Keeping tabs on Covid-19: EMA say AstraZeneca vaccine outweighs risks and zero-emissions vehicle makes vaccines more accessible
In response to the ongoing challenges faced by vaccine distributors, a vehicle manufacturer has developed an eco-friendly compact car to store and deliver vaccines to patientsAdd bookmark
EMA continues to endorse AstraZeneca’s Covid-19 vaccine despite claimed links to blood clots
Following the EMA’s preliminary review, the regulatory agency released a statement confirming: “The benefits of the vaccine in combating the still widespread threat of Covid-19 (which itself results in clotting problems and may be fatal) continue to outweigh the risk of side effects.”
The results of EMA’s review found that the vaccine is not associated to increase in the overall risk of developing blood clots and there is no evidence of a problem relating to a specific batch or manufacturing site, however, there may be an increased risk of blood clots developing in patients with thrombocytopenia (i.e., low levels of blood platelets).
“These are rare cases – around 20 million people in the UK and European Economic Area that received the vaccine as of March 16 and EMA had reviewed only seven cases of blood clots in multiple blood vessels and 18 cases of clots in the vessels draining blood from the brain. A causal link with the vaccine is not proven, but is possible and deserves further analysis,” the EMA reported.
The EMA are undertaking additional reviews of associated risks with other Covid-19 vaccines that have been approved for use including, the Pfizer and BioNTech vaccine and the Moderna vaccine, although no risks has been identified from monitoring so far.
The EMA maintain close safety monitoring of reports of blood clotting disorders will continue and further studies are being instituted to provide more laboratory data as well as real-world evidence.
Electric vaccine vehicle used to expand access to Covid-19 vaccination and testing
AYRO, an electric vehicle manufacturer, and Element, a fleet management solution provider, has launched the Electric Vaccine Vehicle (EVV), designed to mobilize a flexible, safe and efficient means of delivering Covid-19 vaccines and testing facilities to patients.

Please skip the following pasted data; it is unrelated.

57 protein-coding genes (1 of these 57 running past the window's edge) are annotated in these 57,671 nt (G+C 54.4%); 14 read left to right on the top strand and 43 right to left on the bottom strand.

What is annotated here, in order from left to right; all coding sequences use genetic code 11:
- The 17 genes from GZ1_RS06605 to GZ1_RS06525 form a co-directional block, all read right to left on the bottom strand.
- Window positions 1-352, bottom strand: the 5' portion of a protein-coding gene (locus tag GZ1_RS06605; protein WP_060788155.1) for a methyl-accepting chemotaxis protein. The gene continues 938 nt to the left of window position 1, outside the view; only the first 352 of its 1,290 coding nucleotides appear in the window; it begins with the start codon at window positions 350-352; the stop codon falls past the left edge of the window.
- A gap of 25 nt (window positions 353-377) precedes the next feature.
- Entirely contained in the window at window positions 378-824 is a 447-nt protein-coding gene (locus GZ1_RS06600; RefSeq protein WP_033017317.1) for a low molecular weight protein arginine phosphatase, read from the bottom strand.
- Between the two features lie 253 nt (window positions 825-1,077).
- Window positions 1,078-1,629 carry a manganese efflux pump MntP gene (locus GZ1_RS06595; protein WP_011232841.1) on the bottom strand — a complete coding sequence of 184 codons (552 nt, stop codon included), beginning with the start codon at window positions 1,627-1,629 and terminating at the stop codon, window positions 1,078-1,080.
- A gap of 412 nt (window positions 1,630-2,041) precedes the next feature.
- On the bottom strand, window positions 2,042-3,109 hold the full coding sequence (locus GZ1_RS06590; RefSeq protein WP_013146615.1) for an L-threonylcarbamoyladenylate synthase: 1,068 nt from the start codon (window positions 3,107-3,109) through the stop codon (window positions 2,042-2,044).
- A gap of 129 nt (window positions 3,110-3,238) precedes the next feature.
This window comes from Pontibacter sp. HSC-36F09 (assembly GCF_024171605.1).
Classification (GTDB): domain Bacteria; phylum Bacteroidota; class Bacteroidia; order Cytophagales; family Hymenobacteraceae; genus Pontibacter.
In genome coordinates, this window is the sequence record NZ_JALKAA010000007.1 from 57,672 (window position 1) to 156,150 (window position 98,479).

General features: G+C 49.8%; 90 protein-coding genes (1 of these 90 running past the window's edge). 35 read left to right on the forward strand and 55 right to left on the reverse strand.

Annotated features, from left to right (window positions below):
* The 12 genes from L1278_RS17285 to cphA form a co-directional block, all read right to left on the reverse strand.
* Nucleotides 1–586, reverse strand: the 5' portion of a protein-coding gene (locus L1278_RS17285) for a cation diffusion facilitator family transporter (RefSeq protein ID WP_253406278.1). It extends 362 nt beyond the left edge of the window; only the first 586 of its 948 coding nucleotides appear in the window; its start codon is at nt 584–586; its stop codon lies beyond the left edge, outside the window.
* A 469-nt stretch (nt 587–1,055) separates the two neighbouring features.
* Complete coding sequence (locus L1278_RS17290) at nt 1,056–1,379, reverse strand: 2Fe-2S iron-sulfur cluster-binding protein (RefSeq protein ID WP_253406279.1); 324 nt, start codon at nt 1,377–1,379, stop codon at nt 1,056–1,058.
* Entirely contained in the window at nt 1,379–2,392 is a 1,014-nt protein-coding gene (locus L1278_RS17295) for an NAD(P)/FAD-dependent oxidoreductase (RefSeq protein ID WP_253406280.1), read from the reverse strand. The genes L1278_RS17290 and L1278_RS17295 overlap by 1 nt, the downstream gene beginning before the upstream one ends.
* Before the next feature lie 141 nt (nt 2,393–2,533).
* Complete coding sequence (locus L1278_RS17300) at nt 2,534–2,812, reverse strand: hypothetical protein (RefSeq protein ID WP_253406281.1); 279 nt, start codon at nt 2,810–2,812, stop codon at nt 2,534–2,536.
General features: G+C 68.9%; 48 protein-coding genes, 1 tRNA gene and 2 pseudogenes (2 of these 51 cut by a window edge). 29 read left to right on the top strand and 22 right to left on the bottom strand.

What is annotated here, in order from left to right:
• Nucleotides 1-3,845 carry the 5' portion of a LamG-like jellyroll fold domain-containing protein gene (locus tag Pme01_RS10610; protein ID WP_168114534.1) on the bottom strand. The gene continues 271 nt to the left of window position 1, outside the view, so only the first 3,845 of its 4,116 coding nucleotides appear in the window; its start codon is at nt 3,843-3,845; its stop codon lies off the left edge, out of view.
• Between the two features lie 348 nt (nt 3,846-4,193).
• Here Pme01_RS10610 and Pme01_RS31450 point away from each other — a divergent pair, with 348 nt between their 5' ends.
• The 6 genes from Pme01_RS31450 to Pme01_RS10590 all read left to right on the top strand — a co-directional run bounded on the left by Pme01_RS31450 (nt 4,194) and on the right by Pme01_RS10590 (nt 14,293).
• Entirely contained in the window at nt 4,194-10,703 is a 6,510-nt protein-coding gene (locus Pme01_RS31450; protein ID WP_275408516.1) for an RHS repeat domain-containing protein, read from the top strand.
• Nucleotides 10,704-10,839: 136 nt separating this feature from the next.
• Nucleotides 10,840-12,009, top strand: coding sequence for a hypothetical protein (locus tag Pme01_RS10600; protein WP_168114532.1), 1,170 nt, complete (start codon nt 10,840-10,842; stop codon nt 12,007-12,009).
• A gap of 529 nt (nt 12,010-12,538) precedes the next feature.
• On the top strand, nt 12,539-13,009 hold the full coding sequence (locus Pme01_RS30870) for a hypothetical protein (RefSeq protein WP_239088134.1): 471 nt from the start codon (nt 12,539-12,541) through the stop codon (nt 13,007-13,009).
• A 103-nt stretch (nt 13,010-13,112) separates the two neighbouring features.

The design of AYRO’s vaccine vehicle has been inspired from the company’s existing food service vehicle that encompasses an all-electric and zero-emission transportation solution that can store and deliver temperature-sensitive products to people safely.
“We have partnered with community healthcare systems to make safe and rapid Covid-19 testing and vaccine distribution possible by reaching patients in need and managing demand at aggregation centers,” said AYRO.
EVV is reported to help reduce wait times at central distribution locations by meeting patients at local destination centers. The company are aiming to configure EVV as a street-legal vehicle, so it can serve wider populations who are unable to get to vaccination sites because they do not have access to transportation, including millions of high-risk older adults and low-income households.
Rod Keller, CEO or AYRO, said: “Covid-19 testing and vaccine distribution has become a serious logistical challenge and our purpose-built EVVs offers a potential solution.
“Throughout the pandemic, we’ve been working with our partners to design customizable electric vehicles (EVs) for food delivery on college campuses in lieu of crowded dining halls. We quickly realized that experience designing EVs with hot and cold storage and hygiene precautions translated well to mobile vaccination vehicle design. The EVV can go virtually anywhere – within buildings or throughout cities and parking lots – potentially bringing millions of vaccines to patients.”
Explore four trends influencing the success of the pharma industry in the new normal following the initial disruptions from the Covid-19 pandemic inside MasterControl’s report.